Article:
Rural Telecon: Fiber should be free

The Rural Telecommunications Congress 9th Annual Meeting is over, but I'm still catching up on presentations. Matt Wenger of PacketFront, a company that specializes in the network hardware and software needed to manage communitywide networks, presented an interesting model for promoting innovation and paying for the network.

Wenger did not say "fiber should be free" in precisely those words, but that is what I took away from his remarks. Wenger argued that it is services that people are interested in--VoIP, video on demand, security, network backups, etc.--and that a connection-based business model (what everyone uses now) actually penalizes both users and service providers.

In a connection-based model, where you pay for a connection of a certain amount of bandwidth (e.g. a T1), if you use services that require a lot of bandwidth, you have to pay more, both on the service provider side and the customer side. So success in marketing your services, or using lots of broadband services, is discouraged.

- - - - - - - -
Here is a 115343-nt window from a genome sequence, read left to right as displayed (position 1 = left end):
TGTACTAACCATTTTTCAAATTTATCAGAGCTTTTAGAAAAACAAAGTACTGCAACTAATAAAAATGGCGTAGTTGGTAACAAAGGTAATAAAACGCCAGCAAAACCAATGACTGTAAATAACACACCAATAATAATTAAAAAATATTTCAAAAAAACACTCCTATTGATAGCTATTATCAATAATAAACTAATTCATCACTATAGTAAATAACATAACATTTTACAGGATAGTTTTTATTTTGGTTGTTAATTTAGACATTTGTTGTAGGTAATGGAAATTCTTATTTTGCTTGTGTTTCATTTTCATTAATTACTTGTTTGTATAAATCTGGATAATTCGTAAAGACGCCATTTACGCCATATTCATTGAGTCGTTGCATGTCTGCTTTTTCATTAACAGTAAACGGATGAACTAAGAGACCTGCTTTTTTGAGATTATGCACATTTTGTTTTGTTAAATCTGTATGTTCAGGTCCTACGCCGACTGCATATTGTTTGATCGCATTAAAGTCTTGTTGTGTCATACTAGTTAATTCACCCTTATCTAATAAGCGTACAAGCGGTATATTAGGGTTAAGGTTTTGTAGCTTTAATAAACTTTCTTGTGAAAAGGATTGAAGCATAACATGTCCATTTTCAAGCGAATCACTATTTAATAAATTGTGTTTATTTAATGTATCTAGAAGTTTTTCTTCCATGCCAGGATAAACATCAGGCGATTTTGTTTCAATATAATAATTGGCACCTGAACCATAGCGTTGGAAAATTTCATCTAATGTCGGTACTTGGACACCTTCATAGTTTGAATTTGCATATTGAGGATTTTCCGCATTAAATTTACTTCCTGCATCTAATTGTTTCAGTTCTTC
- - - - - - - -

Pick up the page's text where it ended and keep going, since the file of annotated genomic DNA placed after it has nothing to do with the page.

Wenger pointed out that it is particularly bad for service providers; if they successfully sell lots of services, their costs go up, unlike practically any other business on the planet, where costs typically decrease as business volume increases.

Wenger insists that the way a communitywide broadband network should work is to charge a small fee (e.g. 5%) on the revenue of service providers. In other words, customers and service providers can connect to the network for free, but fees paid to the community network manager increase based on demand, rather than on bandwidth.

Sound crazy? It might be, except PacketFront already has it working in a community in Sweden, where more than 60 service providers are selling services over a community broadband network, and doing so successfully.

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